But as I started watching, the words "Food Fight" took on a completely different meaning. We've literally travelled a full circle where initially, our food production was more locally grown and the freshness and the flavor of our produce was paramount. Then it changed and became more about subsidizing big business where the goal became more about food at a cheaper price, which also resulted in food that was as far from its natural state as you can possibly get. This was a price that in the end wasn't so cheap because consumers paid for it in obesity, diabetes and other health issues. Cheap food? Yes. Rising health care costs? A bigger YES!

In the 70s, things started changing in the form of Chef Alice Waters of Chez Panisse, who in her search for produce that tasted the way it was intended, fresh and bursting with flavor, literally created her own food chain away from larger retail grocery chains. This food chain consisted of local farmers supplying her with fruits and vegetables grown in the areas around her Berkeley restaurant, literally picked a day or so before hitting her kitchen ready to be made into tasty dishes, using ingredients that her customers have never even heard of, even though many were grown literally in their own backyard.

This revolution spread down to Southern California where Chef Wolfgang Puck took the baton and also ran with the whole concept of focusing on local produce to create changing seasonal menus year round. With him slowly becoming a celebrity chef at the time, the notion of California Cuisine as was started by Chef Waters started getting more national recognition through his efforts. There's definitely a lot more to this story than I can describe here, but as you can see, we have come full circle.

These days, farmer's markets have popped up all over the United States. Home cooks are following the same sensibilities of today's chefs and seeing and tasting the value of buying produce directly from local farmers. It's a wave and hopefully, it's a wave that will gain the strength and the momentum to make big government see the importance the food we eat and how it can truly contribute to the health of its people.

To find out more info, check out the links below:



If you'd like to actually see the documentary for yourself, there's a free AFI screening in Hollywood on November 8th, 2008 3:15pm at the Mann Chinese 6 on Hollywood Blvd. If you are not in Los Angeles or can't attend the screening, then click here to join the Facebook group to get updates of future screenings.

Wednesday, October 08, 2008

"The Four Schools of Chinese Cooking" - Dinner at Yunchaun Garden

A few months back, I came up on this online article on the Cooking Light website simply entitled "The Four Schools of Chinese Cooking" and as the title suggests, it talked about 4 different types of Chinese cooking based on schools or more likely "regions": East, West, South and North. Given the fact that I'm lucky enough to live in the San Gabriel Valley where the breadth of Chinese cooking is unparalleled, I thought I'd start a new dining series for Pleasure Palate where we would dine at restaurants representing each school, starting with the Western School.

Taken directly from the article, "The Western School [is] acclaimed for its spicy dishes, includes Sichuan, Hunan, and Yunnan provinces." Look below for more info.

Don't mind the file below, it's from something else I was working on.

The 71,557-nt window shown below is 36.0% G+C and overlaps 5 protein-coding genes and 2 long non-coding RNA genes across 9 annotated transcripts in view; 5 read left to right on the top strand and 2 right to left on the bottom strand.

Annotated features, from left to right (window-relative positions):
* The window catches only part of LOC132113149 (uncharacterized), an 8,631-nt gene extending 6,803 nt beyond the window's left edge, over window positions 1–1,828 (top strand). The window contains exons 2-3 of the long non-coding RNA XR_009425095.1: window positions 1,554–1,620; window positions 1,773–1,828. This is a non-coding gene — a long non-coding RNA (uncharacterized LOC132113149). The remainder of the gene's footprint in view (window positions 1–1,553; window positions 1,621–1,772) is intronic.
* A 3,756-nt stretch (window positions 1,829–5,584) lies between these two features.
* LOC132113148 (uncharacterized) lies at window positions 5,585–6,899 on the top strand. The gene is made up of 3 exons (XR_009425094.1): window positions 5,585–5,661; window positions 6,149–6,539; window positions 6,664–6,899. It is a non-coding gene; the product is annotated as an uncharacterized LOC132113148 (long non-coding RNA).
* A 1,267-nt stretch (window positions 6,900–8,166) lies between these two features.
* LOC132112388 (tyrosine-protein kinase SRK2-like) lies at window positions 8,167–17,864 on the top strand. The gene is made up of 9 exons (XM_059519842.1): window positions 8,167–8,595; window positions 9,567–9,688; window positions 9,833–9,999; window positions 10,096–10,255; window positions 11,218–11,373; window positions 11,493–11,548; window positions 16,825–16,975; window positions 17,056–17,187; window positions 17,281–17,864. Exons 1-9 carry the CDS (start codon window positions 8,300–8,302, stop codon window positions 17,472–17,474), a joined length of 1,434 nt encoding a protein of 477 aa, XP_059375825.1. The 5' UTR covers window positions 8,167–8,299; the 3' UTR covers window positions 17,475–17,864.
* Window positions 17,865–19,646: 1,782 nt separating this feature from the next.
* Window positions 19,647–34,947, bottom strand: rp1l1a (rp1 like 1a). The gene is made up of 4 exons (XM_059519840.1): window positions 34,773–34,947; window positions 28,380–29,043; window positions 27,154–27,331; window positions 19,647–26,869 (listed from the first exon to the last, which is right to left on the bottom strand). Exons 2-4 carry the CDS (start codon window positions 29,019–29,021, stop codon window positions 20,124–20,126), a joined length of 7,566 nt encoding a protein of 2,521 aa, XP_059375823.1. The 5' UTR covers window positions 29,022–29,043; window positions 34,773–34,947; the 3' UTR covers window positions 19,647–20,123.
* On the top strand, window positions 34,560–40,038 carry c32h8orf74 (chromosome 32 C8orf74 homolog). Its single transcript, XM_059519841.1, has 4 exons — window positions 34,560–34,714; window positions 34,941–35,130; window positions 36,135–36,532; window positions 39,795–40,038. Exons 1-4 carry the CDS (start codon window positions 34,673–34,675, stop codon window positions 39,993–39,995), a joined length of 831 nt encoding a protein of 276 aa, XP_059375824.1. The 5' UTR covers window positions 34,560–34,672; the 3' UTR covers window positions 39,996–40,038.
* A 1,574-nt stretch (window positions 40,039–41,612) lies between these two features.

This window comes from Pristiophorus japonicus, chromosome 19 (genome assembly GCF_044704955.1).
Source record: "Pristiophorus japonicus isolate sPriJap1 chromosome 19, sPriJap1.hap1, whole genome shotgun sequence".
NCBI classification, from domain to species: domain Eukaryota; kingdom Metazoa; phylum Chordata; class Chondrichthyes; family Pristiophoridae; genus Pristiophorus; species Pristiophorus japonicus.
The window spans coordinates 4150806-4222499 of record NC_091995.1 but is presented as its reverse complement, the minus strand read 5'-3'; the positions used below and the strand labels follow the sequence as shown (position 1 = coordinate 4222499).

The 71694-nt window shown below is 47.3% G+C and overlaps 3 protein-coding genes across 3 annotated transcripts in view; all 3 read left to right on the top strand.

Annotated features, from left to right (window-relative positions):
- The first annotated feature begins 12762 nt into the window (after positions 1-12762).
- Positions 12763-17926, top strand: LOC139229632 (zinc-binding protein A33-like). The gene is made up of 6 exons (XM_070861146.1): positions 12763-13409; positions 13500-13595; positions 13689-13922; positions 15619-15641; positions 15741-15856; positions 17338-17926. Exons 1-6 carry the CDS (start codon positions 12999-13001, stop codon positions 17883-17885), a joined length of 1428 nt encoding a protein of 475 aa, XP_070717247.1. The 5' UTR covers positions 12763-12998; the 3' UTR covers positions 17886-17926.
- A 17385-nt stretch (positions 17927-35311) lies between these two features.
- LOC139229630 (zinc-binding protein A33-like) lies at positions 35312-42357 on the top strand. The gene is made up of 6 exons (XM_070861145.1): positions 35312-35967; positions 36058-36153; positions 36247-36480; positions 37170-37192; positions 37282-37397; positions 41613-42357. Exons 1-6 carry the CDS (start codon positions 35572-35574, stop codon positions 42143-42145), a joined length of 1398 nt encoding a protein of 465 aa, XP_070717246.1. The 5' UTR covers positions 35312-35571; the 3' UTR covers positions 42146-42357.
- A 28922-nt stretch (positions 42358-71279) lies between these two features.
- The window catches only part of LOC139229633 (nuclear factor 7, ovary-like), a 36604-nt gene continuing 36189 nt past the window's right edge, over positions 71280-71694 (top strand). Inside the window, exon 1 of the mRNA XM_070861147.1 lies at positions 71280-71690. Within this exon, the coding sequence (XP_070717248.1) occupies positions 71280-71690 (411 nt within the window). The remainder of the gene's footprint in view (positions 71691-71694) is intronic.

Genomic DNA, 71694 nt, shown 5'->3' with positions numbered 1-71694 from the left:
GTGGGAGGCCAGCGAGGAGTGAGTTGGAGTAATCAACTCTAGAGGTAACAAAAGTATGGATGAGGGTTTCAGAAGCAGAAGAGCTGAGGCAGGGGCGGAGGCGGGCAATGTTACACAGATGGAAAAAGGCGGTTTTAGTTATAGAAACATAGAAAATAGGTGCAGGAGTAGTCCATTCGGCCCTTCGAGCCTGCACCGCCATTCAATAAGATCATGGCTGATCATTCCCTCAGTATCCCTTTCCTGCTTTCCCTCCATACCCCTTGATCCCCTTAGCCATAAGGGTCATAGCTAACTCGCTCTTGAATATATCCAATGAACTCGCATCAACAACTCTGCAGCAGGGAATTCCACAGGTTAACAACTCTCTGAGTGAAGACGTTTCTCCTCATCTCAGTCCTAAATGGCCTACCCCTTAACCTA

What the West is known for: Fiery Dishes That Will Perk Up Your Tastebuds in a Big Way.

Styles of Cooking: Seasonings and Condiments Combine for Mouthfuls of Hot, Sour, Sweet and Salty All in One Bite.

Common Seasonings: Chiles (Fresh, Dried and in Pastes), Peppercorns, Ginger, Garlic, Water Chestnuts, Bamboo Shoots, Mushrooms and Nuts.

Representative Dishes: Kung Pao Chicken, Twice Cooked Pork, Szechuan Beef and Mapo Tofu.

To represent the Western school, I chose Yunchaun Garden in Monterey Park to be the first dining experience in this series and I tried to choose dishes, with the help of the staff, to best showcase what the Western School was all about. For our meal there, we shared 11 dishes. The dishes ran the gamut from awesome to good to okay to "What were we thinking?"

The absolute highlight of the meal for me was the Chongqing Spicy Cold Chicken. Sitting on a flaming red pool of chili oil, it was both vibrant looking and vibrant tasting. This chicken definitely packed some heat while the slight nutty-grassiness of the peanuts and green onions added some great flavor to this dish. Also a favorite was the Chongqing Special Flavor Boiled Fish. The fish itself was delicate and tender and it definitely absorbed the hot kickiness of the chili peppers and the spicy red broth it was cooked in.

Another really tasty dish was the fried lamb with cumin. The bite of the cumin, the spiciness of the red chili pieces beautifully flecked all over the meat's surface and the distinct bold flavor of the lamb really combined into a dish that was definitely a palate pleaser. Some of the other dishes were good, if not outstanding.

Everyone enjoyed the Kung Pao Shrimp. The Won Tons in Chicken Soup and the Sauteed Snow Bean Leaf helped in cleansing the palate in between bites of the spicier foods. I thought the Ma Po Tofu was okay, but needed improvement. After taking a bite, you could feel a little bit of heat on the tip of your tongue and maybe, the back of your throat, but compared to the other three, it lacked depth and dimension. It felt like it was hot just for the sake of being hot.

Dishes I wouldn't order again include the Twice Cooked Pork and the Stir-Fried Duck with Ginger. In both cases, both the pork and duck were chewy while the dishes in general were just really bland. The Yunnan Yam Cake also wasn't to my liking. I'm not even sure how to describe the texture. It reminded me of a firm tasteless jell-o.

In general, I enjoyed my meal and would come back for a return visit. I do prefer my food, while not necessarily mind-numbing hot, to be bold in flavor and my dinner at Yunchaun Garden certainly did provide that and sometimes more. I'm sure that I've barely cracked the surface of what the Western Style of Chinese Cooking is all about, so if anyone has any recommendations for what I can order for a future visit, I'd love to know about them.

To see pics, go to:

Yunchaun Garden
301 N. Garfield Avenue
Suite D102
Monterey Park, CA 91754
(626) 571-8387

Yunchaun Garden on Urbanspoon